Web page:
Something I’ve always wandered was how did people manage to stop plants, weeds, water & the elements from taking over unpaved roads, mostly dirt roads I assume, which I assume was the majority of roads historically? I assume that paved roads were usually only found in major urban centers & the most important highways/routes, am I right?
Actually, Roman roads were far better built than current roadways- Given the usage they are put to.

That is, Roman roads did not have to handle the weights and forces that modern roads do- but Roman roads were far better able to endure the forces they were designed to handles than are our modern roads.

For example- When Germany built its autobahns, they made the road bed TWICE as thick as is done in the US interstate highway system. As a result, their roads have not suffered anywhere near the amount of damage as US roadways- they cost more to build- but have cost a fraction as much to maintain.

Roman roads were built to require little maintenance- and many of them still exist today- where they are no longer existing it is mostly due to land being reclaimed for other uses over the millennia, to the stone materials being dug up for re-purposing, or because more modern roads were built directly on top of them.
 
Jan 2013
974
Toronto, Canada
#9
Roman roads were built to require little maintenance- and many of them still exist today- where they are no longer existing it is mostly due to land being reclaimed for other uses over the millennia, to the stone materials being dug up for re-purposing, or because more modern roads were built directly on top of them.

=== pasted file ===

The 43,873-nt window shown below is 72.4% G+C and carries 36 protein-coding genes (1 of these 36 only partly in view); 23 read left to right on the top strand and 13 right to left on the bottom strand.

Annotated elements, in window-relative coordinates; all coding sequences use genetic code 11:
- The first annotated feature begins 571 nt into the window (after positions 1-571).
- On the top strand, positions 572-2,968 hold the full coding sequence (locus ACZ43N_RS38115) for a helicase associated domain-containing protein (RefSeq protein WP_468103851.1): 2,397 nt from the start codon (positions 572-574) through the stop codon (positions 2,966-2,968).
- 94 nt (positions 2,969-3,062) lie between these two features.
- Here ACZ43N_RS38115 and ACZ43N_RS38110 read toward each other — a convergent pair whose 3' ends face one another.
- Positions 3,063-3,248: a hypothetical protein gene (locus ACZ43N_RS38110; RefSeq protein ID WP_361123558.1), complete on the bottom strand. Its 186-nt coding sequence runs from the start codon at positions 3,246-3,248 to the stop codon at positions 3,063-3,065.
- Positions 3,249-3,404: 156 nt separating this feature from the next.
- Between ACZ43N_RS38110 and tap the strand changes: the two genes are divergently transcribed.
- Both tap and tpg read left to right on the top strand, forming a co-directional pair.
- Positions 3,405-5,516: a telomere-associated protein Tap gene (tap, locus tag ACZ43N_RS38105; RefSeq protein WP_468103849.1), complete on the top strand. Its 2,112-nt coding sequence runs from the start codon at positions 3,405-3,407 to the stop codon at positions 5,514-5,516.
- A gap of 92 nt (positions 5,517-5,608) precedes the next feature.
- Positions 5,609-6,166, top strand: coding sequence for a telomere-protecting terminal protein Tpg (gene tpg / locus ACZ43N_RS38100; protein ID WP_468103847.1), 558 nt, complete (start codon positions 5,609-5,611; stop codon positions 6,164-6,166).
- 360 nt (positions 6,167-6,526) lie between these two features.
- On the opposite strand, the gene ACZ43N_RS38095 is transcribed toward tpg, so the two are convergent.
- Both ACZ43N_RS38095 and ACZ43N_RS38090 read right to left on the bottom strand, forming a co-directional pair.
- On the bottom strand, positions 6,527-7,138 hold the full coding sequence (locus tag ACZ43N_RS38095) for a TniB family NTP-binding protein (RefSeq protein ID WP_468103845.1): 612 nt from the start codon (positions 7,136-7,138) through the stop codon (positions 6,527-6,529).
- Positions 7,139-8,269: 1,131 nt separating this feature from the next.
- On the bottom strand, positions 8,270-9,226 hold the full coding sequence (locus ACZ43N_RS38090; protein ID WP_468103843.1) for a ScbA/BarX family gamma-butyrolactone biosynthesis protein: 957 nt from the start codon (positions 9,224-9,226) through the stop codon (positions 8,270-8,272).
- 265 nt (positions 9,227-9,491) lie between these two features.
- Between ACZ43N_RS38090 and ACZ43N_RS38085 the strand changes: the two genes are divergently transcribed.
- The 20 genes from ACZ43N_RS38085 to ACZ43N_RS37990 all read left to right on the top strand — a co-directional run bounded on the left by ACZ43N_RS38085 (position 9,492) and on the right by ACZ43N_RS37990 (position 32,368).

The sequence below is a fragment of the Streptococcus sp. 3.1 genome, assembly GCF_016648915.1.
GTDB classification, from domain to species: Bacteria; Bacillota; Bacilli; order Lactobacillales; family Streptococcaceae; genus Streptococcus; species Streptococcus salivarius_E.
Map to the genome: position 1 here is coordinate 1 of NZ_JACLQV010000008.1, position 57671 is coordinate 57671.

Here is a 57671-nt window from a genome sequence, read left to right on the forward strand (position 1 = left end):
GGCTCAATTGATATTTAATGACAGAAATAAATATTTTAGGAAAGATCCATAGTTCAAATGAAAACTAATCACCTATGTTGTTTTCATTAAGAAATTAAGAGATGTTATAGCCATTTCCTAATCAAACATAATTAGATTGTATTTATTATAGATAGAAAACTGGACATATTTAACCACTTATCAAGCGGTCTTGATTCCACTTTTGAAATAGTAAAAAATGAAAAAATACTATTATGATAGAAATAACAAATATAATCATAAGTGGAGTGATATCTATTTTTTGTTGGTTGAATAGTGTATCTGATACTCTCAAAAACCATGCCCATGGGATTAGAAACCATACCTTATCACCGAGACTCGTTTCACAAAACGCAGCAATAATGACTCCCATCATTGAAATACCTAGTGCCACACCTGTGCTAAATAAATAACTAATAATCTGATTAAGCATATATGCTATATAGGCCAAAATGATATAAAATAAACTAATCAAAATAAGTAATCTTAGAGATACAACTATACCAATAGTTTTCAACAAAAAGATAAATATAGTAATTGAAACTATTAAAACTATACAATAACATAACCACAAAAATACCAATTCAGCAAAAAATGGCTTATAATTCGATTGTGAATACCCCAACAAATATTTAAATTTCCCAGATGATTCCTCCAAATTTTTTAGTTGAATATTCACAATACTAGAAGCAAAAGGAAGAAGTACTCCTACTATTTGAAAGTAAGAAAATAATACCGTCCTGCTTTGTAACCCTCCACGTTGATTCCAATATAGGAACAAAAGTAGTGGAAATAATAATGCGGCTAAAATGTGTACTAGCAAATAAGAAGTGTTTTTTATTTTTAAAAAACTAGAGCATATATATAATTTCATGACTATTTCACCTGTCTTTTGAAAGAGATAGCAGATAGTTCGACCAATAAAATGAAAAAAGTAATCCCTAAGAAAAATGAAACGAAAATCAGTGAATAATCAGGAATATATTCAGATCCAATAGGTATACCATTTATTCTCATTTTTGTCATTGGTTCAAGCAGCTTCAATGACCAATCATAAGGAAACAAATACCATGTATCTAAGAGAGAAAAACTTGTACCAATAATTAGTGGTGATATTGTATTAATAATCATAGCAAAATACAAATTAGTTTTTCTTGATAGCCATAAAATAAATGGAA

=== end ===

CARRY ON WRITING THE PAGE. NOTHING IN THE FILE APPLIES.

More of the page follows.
During the Middle Ages, the best land transportation routes in Europe were usually Roman roads that had been built more than 1,000 years earlier.

Try getting that kind of warranty today.
 
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Chlodio

Forum Staff
Aug 2016
4,320
Dispargum
#10
Anyone can tell me much about colonial & modern history roads?
In America, tree stump pullers did come into use until the early 1800s. Prior to that, it was common to find tree stumps in roads. Anything less than a foot high could pass under a wagon's axles.

American roads often started out as game trails. Passing animals would beat down the brush and wear away the grass until dirt was exposed. People followed existing paths, eventually widening them with more and more traffic. Many roads were not wide enough for wagons to use.

During the French and Indian War a few famous military roads were built - Braddock's Road from Cumberland, MD to Ft Duquesne (now Pittsburgh, PA) and the Crown Point Road near Ft Ticonderoga, NY, but after the war traffic decreased and these roads became overgrown again.

In the 1700s the only alternative to muddy roads was to corduroy them with logs. Plank roads began to be built in the 1810s (smooth wooden planks instead of rough logs). In the 1820s, roads were first built out of macadam (sea shells that over time would be ground down by road traffic into a fine powder and then eventually compressed into a sheet of limestone). To pay for the cost of road maintenance, turnpikes (toll roads) were first set up in the 1790s.